I want to talk, over the next day or two, about an argument that takes up the sixth chapter of What Is Philosophy?. Deleuze could find inspiration for his own projects in pretty much any field of the Western tradition. Except one.
It’s difficult to give a precise name to the tradition, because there were writers who called themselves and were called Analytic Philosophers whom Deleuze respected. Bertrand Russell was among them. Ludwig Wittgenstein, not so much.
My interpretive allegiances are a little different, because my own memories of having learned the great figures and history of Analytic Philosophy™ are very different. I was educated in North America, and my senior colleagues and teachers included people who thought almost all the work of Deleuze and others lumped under the near-meaningless heading of “Continental Philosophy” was nonsense and charlatanism.*
* Most of this comes down to writing style, but I want to leave questions of style aside. At least for a day or two.
|Willard Quine, one of the most consistent reductionists in the|
recent history of philosophy. It is no coincidence how boring his
Let’s start from one important question. What is empiricism anyway? Deleuze calls himself an empiricist, but the major thinkers whose ideas defined typical Analytic Philosophy™ considered themselves empiricists too. And the latter would never have considered Deleuze a true empiricist. Marketer in obscurity, more likely.
To me, empiricism means that the ultimate purpose of creating philosophical concepts is building frameworks to understand the world. Deleuze would call it thinking immanently, where thinking is about understanding what you and everything else in the universe can do.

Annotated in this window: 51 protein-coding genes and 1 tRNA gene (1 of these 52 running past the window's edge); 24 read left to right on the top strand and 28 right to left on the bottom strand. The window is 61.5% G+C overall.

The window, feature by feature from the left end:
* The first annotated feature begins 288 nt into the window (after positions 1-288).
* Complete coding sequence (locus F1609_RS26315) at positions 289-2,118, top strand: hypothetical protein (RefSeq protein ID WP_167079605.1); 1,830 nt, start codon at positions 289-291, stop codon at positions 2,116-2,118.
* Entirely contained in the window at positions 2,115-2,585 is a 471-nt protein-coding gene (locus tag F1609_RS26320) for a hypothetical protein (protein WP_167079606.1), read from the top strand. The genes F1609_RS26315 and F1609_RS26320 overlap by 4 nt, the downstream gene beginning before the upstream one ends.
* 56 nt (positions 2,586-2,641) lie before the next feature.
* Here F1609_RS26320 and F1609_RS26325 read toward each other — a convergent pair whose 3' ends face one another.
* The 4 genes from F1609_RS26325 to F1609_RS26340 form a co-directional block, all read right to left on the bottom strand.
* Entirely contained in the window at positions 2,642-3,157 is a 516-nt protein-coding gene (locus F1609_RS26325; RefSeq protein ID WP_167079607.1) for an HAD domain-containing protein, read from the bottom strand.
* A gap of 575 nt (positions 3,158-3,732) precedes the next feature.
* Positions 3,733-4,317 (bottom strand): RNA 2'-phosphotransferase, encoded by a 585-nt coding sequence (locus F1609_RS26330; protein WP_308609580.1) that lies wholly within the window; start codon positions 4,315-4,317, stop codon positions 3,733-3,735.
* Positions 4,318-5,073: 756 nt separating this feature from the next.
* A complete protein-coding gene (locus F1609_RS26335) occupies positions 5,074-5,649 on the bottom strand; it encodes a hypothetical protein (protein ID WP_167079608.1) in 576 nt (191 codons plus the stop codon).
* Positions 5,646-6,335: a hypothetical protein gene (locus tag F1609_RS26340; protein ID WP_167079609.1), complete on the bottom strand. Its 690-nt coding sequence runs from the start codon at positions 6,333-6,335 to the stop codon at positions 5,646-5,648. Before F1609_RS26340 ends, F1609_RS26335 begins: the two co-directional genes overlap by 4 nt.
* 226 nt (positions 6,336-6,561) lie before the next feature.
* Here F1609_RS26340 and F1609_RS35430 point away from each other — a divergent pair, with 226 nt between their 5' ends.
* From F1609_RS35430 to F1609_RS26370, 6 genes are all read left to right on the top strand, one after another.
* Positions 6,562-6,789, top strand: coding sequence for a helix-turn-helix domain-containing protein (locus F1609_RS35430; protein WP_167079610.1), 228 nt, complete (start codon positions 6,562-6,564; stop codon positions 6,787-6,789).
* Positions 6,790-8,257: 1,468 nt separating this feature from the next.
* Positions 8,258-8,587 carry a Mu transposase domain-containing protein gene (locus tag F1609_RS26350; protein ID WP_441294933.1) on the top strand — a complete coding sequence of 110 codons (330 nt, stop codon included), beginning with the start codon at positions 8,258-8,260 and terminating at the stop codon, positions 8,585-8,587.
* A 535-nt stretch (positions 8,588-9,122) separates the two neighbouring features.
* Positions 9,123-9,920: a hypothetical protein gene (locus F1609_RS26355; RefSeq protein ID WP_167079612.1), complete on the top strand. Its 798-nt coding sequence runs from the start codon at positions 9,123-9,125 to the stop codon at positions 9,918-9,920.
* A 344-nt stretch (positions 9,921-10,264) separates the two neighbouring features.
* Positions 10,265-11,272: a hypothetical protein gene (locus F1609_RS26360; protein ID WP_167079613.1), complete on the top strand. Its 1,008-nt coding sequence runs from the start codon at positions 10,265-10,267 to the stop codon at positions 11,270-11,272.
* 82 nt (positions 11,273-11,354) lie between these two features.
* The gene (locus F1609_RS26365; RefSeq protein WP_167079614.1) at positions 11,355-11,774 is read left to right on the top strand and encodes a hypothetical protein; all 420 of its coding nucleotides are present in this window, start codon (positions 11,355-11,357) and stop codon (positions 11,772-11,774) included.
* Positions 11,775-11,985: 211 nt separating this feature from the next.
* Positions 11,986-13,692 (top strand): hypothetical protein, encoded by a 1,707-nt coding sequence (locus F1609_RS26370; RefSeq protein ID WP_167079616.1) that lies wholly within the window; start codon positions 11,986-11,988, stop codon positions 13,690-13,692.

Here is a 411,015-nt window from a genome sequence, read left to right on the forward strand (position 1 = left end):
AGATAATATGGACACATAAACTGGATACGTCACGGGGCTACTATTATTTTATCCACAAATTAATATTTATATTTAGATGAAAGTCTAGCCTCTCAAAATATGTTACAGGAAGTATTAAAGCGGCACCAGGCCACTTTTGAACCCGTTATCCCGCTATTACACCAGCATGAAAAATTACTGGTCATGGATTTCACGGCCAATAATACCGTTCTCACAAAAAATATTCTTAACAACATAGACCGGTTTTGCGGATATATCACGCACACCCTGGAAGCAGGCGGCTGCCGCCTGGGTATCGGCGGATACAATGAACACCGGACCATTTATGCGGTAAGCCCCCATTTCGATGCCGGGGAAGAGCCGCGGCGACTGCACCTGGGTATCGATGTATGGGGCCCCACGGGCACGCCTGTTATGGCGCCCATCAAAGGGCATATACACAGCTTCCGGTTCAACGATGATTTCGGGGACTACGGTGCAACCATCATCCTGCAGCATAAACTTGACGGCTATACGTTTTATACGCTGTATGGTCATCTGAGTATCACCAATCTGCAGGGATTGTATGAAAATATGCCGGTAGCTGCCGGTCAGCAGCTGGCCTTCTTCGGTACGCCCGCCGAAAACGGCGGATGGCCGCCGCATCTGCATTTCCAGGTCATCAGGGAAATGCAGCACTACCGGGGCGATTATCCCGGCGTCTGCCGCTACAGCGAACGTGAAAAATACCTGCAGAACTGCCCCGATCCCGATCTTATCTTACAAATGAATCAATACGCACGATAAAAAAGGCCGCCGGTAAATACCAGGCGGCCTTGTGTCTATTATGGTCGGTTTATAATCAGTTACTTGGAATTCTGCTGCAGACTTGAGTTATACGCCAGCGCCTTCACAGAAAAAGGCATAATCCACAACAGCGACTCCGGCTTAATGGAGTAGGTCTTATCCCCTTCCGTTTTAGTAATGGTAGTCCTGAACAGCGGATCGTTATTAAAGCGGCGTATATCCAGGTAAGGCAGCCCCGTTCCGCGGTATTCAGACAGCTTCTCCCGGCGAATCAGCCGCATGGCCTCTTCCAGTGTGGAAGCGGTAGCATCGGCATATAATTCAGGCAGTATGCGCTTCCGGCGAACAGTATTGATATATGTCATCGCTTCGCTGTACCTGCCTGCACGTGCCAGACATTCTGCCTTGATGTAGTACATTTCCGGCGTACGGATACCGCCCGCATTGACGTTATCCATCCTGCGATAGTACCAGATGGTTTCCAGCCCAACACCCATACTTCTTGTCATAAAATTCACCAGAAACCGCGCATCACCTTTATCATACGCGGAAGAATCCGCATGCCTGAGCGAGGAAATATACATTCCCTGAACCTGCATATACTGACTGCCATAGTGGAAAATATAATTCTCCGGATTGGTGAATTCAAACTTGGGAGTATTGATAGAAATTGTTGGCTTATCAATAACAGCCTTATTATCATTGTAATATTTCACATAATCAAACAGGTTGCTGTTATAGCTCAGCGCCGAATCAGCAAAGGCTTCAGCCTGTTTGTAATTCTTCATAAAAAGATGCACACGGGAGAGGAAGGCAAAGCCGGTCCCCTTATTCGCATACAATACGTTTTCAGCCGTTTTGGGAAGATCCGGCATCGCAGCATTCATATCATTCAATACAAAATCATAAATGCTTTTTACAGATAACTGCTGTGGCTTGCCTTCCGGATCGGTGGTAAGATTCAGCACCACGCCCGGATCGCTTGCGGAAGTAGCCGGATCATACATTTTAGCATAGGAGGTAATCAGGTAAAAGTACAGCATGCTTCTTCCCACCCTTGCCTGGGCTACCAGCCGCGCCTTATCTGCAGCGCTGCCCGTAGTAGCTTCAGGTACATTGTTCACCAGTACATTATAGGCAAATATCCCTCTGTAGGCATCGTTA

What are our capacities? What are our abilities? How can thinking in different ways open opportunities for understanding and action that wouldn’t have come about if we weren’t thinking in those ways.
The empiricism of Analytic Philosophy™ is very different, in Deleuze’s account of it. Under this model of thinking, being an empiricist means your concepts are always rooted in direct reference. Concepts are about meaning, and meaning is rooted in referring accurately to some part of the world.
I consider Willard Quine the arch-empiricist of Analytic Philosophy™, because he was so uncompromising in his brutal reductionism. Here’s a representative quotation, from his book of essays, From a Logical Point of View:
“As an empiricist I continue to think of the conceptual scheme of science as a tool, ultimately, for predicting future experience in the light of past experience.”
Once you consider reference and the quantificational logic that grounds mathematics the only purposes for philosophy, philosophy becomes – relatively speaking – dead ground for thinking.
You can’t find meaning or meaningfulness in more complicated ideas or concepts than the frameworks for understanding truth conditions. So social, psychological, political, and moral concepts are out the window.** Even the energetic metaphors of scientific and mathematical thinking are gone because what matters is only truth conditions and reference.
** But there is an Analytic™ tradition of moral and political philosophy. Maybe so, but G. E. Moore’s Principia Ethica reduces ethical and moral thinking to problems of reference – What acts and situations are good? As for the political, remember why John Rawls broke so big with A Theory of Justice – no one in philosophy departments had done original creative political thinking in decades because the Analytic™ model made it illegitimate. Rawls found a way that would work on that model.
Who wrote Waverley? What colour is this cup on the table?
I share Deleuze’s frustration here. Who cares? The school of Analytic Philosophy™ began with a lot of remarkable potential. But it was all squandered on the pursuit of problems irrelevant to people’s lives, as if those were the most important problems imaginable. What matters is what’s interesting. What’s needed.